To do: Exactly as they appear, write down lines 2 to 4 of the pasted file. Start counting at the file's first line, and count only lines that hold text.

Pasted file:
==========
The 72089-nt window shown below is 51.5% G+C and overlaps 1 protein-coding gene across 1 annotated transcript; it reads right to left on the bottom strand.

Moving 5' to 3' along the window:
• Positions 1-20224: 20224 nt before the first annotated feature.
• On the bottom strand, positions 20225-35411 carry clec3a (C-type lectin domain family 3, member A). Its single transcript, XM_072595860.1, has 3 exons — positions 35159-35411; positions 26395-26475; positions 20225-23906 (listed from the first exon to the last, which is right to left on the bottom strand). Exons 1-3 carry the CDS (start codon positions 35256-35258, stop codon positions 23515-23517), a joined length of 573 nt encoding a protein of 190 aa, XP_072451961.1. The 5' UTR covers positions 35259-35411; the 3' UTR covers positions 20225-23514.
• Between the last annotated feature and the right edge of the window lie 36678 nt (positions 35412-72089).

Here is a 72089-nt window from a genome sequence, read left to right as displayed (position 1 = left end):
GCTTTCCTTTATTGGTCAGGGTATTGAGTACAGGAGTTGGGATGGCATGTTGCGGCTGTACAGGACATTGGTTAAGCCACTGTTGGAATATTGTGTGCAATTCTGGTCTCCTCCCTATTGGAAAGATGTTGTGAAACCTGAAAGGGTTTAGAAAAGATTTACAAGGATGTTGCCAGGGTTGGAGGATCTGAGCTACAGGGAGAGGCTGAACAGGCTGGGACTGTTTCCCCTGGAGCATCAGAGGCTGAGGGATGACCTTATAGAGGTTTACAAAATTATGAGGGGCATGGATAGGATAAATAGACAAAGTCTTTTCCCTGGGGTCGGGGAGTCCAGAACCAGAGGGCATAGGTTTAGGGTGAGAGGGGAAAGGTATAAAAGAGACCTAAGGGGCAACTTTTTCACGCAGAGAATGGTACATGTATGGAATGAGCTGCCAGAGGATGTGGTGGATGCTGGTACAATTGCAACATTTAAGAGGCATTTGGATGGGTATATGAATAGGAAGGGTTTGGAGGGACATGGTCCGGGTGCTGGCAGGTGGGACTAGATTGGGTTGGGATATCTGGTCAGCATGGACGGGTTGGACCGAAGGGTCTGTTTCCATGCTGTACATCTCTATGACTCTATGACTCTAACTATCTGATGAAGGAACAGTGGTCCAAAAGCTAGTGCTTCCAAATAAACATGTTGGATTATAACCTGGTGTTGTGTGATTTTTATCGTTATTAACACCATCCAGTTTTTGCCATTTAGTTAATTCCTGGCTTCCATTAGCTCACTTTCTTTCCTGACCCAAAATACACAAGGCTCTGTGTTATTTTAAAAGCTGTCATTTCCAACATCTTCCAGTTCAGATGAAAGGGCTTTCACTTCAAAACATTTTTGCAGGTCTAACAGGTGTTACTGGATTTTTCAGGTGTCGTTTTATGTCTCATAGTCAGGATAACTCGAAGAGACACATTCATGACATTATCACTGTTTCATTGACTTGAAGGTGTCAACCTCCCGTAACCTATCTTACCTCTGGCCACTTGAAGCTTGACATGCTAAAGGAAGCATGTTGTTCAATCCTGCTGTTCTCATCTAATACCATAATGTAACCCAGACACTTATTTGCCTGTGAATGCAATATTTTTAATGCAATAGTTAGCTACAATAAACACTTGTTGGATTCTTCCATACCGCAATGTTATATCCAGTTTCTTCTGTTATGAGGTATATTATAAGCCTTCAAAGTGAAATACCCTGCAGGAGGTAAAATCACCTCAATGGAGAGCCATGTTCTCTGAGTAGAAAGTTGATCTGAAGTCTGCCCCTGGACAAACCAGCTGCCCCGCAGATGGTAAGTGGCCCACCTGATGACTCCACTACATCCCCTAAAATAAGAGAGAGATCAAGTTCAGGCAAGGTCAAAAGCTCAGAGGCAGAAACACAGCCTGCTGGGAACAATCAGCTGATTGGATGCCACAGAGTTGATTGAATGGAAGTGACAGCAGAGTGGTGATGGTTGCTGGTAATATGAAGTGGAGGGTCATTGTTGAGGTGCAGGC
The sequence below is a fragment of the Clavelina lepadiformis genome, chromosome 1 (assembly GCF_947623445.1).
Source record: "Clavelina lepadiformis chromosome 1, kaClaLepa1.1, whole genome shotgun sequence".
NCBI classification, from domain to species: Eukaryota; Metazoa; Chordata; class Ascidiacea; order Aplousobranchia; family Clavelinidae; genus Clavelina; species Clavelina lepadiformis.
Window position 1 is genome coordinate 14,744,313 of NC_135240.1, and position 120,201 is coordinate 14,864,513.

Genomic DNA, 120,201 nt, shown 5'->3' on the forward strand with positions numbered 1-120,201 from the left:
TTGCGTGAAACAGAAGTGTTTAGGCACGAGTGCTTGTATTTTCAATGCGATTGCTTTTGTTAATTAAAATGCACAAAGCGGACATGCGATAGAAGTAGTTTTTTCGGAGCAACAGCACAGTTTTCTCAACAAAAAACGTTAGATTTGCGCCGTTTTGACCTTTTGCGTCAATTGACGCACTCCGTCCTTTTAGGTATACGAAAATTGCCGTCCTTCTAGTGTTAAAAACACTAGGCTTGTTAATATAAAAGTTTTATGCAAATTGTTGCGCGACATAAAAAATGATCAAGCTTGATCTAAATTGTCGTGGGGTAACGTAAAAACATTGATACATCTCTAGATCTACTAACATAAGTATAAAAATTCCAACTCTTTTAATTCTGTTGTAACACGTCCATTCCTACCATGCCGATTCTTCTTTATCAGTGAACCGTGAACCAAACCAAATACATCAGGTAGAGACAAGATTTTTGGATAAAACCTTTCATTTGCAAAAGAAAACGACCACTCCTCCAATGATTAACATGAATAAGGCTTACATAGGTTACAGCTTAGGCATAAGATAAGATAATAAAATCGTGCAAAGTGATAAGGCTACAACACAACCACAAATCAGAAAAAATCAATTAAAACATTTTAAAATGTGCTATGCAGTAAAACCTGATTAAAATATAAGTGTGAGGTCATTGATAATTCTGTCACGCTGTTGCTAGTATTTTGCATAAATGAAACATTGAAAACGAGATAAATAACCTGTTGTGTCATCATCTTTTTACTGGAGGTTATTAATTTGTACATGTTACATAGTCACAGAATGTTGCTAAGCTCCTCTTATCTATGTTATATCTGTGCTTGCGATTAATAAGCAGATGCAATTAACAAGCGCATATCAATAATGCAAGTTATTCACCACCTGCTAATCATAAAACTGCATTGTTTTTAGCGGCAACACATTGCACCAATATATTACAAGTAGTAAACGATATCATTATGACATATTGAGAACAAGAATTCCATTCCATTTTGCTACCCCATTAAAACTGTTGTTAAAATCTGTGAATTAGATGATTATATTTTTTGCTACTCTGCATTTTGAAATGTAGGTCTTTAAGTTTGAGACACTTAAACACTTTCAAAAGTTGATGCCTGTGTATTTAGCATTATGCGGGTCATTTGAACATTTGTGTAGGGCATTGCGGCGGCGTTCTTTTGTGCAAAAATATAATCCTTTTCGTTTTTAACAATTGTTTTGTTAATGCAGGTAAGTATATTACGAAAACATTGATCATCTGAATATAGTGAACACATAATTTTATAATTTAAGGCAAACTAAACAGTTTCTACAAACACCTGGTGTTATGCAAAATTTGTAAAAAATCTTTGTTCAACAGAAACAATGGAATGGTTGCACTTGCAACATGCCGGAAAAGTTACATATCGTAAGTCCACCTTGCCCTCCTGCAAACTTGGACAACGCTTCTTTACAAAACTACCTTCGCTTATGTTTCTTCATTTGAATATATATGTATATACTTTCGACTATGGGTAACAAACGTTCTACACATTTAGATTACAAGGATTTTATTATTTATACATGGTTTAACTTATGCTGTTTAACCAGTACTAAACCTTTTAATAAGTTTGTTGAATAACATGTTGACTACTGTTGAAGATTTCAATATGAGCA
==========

Moving 5' to 3' along the window:
• Positions 1-20224: 20224 nt before the first annotated feature.
• On the bottom strand, positions 20225-35411 carry clec3a (C-type lectin domain family 3, member A). Its single transcript, XM_072595860.1, has 3 exons — positions 35159-35411; positions 26395-26475; positions 20225-23906 (listed from the first exon to the last, which is right to left on the bottom strand). Exons 1-3 carry the CDS (start codon positions 35256-35258, stop codon positions 23515-23517), a joined length of 573 nt encoding a protein of 190 aa, XP_072451961.1. The 5' UTR covers positions 35259-35411; the 3' UTR covers positions 20225-23514.